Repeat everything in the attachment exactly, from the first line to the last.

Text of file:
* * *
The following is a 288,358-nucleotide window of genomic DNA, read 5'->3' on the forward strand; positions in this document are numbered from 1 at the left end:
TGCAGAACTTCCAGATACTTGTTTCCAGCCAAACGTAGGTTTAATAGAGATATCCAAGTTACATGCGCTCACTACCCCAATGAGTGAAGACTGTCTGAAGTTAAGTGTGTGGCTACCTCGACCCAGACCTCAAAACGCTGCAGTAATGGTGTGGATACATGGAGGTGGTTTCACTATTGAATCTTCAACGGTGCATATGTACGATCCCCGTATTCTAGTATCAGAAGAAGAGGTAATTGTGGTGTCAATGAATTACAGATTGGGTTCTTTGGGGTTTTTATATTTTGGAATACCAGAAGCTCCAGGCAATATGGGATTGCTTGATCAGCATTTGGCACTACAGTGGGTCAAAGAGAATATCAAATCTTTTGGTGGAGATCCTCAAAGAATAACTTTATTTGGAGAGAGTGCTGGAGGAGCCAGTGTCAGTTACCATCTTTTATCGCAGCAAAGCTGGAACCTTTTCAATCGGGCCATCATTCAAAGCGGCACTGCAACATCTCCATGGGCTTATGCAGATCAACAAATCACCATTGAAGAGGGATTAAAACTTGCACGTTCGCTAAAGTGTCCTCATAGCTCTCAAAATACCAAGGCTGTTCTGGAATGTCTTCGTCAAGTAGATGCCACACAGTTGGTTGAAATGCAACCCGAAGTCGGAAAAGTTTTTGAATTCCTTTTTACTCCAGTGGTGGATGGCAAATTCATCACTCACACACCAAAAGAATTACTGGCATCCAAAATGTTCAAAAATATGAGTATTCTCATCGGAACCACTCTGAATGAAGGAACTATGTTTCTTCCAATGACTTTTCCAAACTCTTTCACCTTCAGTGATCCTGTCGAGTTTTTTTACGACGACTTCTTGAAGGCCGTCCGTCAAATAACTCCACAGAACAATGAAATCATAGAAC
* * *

The following is a 288,358-nucleotide window of genomic DNA, read 5'->3' on the forward strand; positions in this document are numbered from 1 at the left end:
TGCAGAACTTCCAGATACTTGTTTCCAGCCAAACGTAGGTTTAATAGAGATATCCAAGTTACATGCGCTCACTACCCCAATGAGTGAAGACTGTCTGAAGTTAAGTGTGTGGCTACCTCGACCCAGACCTCAAAACGCTGCAGTAATGGTGTGGATACATGGAGGTGGTTTCACTATTGAATCTTCAACGGTGCATATGTACGATCCCCGTATTCTAGTATCAGAAGAAGAGGTAATTGTGGTGTCAATGAATTACAGATTGGGTTCTTTGGGGTTTTTATATTTTGGAATACCAGAAGCTCCAGGCAATATGGGATTGCTTGATCAGCATTTGGCACTACAGTGGGTCAAAGAGAATATCAAATCTTTTGGTGGAGATCCTCAAAGAATAACTTTATTTGGAGAGAGTGCTGGAGGAGCCAGTGTCAGTTACCATCTTTTATCGCAGCAAAGCTGGAACCTTTTCAATCGGGCCATCATTCAAAGCGGCACTGCAACATCTCCATGGGCTTATGCAGATCAACAAATCACCATTGAAGAGGGATTAAAACTTGCACGTTCGCTAAAGTGTCCTCATAGCTCTCAAAATACCAAGGCTGTTCTGGAATGTCTTCGTCAAGTAGATGCCACACAGTTGGTTGAAATGCAACCCGAAGTCGGAAAAGTTTTTGAATTCCTTTTTACTCCAGTGGTGGATGGCAAATTCATCACTCACACACCAAAAGAATTACTGGCATCCAAAATGTTCAAAAATATGAGTATTCTCATCGGAACCACTCTGAATGAAGGAACTATGTTTCTTCCAATGACTTTTCCAAACTCTTTCACCTTCAGTGATCCTGTCGAGTTTTTTTACGACGACTTCTTGAAGGCCGTCCGTCAAATAACTCCACAGAACAATGAAATCATAGAAC